The kitchen is a comfort zone that I find myself in daily, regardless of the place or time. For example, last night I visited the home of a neighbor— the house is historic— on a bluff over looking the ocean. The guests were all attractive and interesting people to be with.
I went to the kitchen as soon as the introductions were completed. It’s a truly spectacular wing of the house with large cabinets fronted in glass, filled with plates and glasses of every shape, color and size dating back to a time when this house may have been built (early 20th century). The house has at least 8 bedrooms by my count. As I walked through the pantry/ staging room it brought images of ocean front parties for 20 or 30 people with five and six course dinners to the front of my imagination. The chef was busy and paid little attention to my interest, a staff of four stood to his side preparing sushi rolls and wonton’s for passing on the patio outside. I continued to paint the picture in my minds eye of the meal that I would like to orchestrate in this room with the talented people who surrounded me. Those brief moments will be my favorite memory of a night that may otherwise have been a fog of quick conversation and little more.
Cooking gets to the heart of my happiest times. I can tell of days when I was ten at my Grandmothers apron strings, topping string beans or harvesting tomatoes from the garden in Whitewater Wisconsin or choosing the best loaf of brown bread at the deli in Montclair New Jersey. Two things ring clear from those memories, it is all important to take time in choosing the best ingredients and they are nothing if not prepared with love and care. My grandmothers were both superb cooks with two drastically different backgrounds. Grandma Cee Cee Ambrose had been born and raised in Americas’ heartland and new how to cook from scratch because that was the only way it was done.
My Grandma Andre had been born in Amsterdam and raised traveling the world, her father was the President of the Holland America line and as a child she saw the sights and tasted the flavors that only a child with her family connections could experience. They included walking the Great Wall of China and cruising the Amazon. From her kitchen in Montclair the flavors were more worldly, most created to suit the palate of my Russian born Grandfather Jules Andre but the philosophy of cooking was very similar. Start with products that you source from those you trust and take time and care to prepare them.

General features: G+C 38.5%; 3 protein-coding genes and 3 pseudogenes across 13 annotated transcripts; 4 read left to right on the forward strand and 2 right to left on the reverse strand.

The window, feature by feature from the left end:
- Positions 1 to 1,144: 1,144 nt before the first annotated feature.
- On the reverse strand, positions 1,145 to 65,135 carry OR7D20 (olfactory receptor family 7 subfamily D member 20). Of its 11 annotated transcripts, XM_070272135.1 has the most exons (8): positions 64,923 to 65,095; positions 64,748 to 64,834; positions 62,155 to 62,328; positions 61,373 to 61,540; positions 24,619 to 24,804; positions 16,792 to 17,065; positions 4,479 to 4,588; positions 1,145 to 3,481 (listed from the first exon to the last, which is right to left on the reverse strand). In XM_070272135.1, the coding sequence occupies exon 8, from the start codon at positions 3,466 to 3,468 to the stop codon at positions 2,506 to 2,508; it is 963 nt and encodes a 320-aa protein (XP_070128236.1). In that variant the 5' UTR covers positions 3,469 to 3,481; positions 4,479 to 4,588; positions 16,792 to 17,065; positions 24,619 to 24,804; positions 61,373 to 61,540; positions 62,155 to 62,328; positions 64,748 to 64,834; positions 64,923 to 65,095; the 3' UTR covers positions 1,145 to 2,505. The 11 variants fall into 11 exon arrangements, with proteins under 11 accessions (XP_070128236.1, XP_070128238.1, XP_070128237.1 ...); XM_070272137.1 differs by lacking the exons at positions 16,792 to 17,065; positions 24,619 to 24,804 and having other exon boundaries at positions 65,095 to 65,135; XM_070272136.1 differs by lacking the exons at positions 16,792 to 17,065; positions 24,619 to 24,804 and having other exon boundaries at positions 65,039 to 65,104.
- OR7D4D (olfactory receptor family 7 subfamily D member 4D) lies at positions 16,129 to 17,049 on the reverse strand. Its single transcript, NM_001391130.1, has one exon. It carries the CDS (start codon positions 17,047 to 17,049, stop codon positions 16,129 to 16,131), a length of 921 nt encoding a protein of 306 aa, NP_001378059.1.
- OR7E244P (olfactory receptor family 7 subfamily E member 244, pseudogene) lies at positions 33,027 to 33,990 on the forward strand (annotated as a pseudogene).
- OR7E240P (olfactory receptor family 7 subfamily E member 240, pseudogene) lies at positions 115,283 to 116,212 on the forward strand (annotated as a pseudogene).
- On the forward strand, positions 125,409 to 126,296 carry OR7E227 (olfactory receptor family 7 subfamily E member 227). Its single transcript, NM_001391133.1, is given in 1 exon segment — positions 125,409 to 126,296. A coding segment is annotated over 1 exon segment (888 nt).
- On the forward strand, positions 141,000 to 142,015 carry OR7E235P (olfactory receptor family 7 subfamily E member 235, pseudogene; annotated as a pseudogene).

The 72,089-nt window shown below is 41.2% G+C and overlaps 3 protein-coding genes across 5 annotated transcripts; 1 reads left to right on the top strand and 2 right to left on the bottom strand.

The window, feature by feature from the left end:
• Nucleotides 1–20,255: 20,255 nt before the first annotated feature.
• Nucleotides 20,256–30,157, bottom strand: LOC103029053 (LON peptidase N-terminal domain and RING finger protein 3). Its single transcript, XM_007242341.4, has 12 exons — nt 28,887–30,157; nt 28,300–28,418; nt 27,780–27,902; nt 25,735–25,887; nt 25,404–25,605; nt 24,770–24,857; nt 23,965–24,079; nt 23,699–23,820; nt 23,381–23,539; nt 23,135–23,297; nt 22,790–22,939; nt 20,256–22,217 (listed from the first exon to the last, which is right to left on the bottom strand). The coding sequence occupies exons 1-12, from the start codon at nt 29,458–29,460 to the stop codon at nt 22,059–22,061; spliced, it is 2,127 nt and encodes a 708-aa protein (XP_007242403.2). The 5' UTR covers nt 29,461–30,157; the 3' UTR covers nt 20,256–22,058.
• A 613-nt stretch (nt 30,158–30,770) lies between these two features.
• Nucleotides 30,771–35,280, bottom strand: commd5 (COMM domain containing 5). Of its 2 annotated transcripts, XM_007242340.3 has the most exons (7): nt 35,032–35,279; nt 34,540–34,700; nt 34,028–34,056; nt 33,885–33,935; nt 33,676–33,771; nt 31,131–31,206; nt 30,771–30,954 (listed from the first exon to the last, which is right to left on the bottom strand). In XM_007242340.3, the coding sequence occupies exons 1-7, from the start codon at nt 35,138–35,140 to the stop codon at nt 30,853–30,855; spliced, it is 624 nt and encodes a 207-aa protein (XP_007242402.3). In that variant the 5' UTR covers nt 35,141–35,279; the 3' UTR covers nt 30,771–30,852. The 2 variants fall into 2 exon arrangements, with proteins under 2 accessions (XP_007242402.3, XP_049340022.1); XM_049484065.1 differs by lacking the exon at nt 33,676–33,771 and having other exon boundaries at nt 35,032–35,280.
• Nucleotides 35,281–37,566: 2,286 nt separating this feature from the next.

As a boy scout I was often given the assignment to organize meals on our camp outs and over night outings. Without knowing it I choose to follow the values that I had learned from both of my grandmothers. On more than one occasion I vividly recall carrying three or four large turkeys into camp for preparation on an open fire or in the Dutch ovens. Winter camp outs involved large slabs of Canadian bacon and in some cases I had the responsibility of holding them in the bottom of a sleeping bag to keep it from freezing before the morning meal. I found enjoyment in the process of planning and preparing a meal and I enjoyed the occasional reward of not having to clean up as the other scouts would take on those duties.
From the beginning fresh, wholesome products have been the basis of my menus. If the day called for grilling lunch on the side of a river it would have to be freshly made Wisconsin bratwurst or freshly ground beef for burgers. I still cook like that today. Looking for unique, stylized ingredients is an adventure and as a chef in a highly competitive market living the adventure requires a great deal of effort and I love every minute of it.
As my pursuits changed from recreational to professional, learning new techniques and styles continue as my passion. In the 1990’s I traveled America observing in kitchens and briefly working for top chefs in cities like New Orleans, San Francisco, Los Angeles and New York. I learned the flavors of Thailand from Fred Erica of Vida in L.A. and Michael Mina at Aqua, San Francisco taught me to make a miso glaze that would flavor and preserve Black Cod. While visiting Susan Spicer’s kitchen at Bayonna in New Orleans I saw a vegetable smoker for the first time and her staff turned my head to the idea of crusting catfish in cornmeal and spices.
New York’s famed chef Charlie Palmer got me started when he invited me to spend as much time as I needed in his wonderful kitchen at Aureole and from that experience I created the potato crusted flounder recipe that has won raves from Estia customers over the past 15 years.
As the executive chef at Le Gourmet Chef I intend to continue the search for creative energy. This new assignment gives me incentive to pursue adventure by exploring the sources of food, drink and all of the elements that are incorporated into the field of entertaining. In the past few weeks I’ve already visited an authentic salmon smoke house on Irelands southern coast and an oatmeal plant just outside of Dublin. The visits were full of new horizons and information that I look forward to using in my kitchens and in presentations as I cross the country representing Le Gourmet Chef.
Entertaining is still as exciting for me today as it was watching my grandparents prepare for a holiday feast back in the early 60’s. Fresh and colorful is my motto, The Kitchen Chronicles will be your sous chefs position to stand along my side. Join in the adventure of cooking fresh and wholesome food for entertaining Le Gourmet Chef style.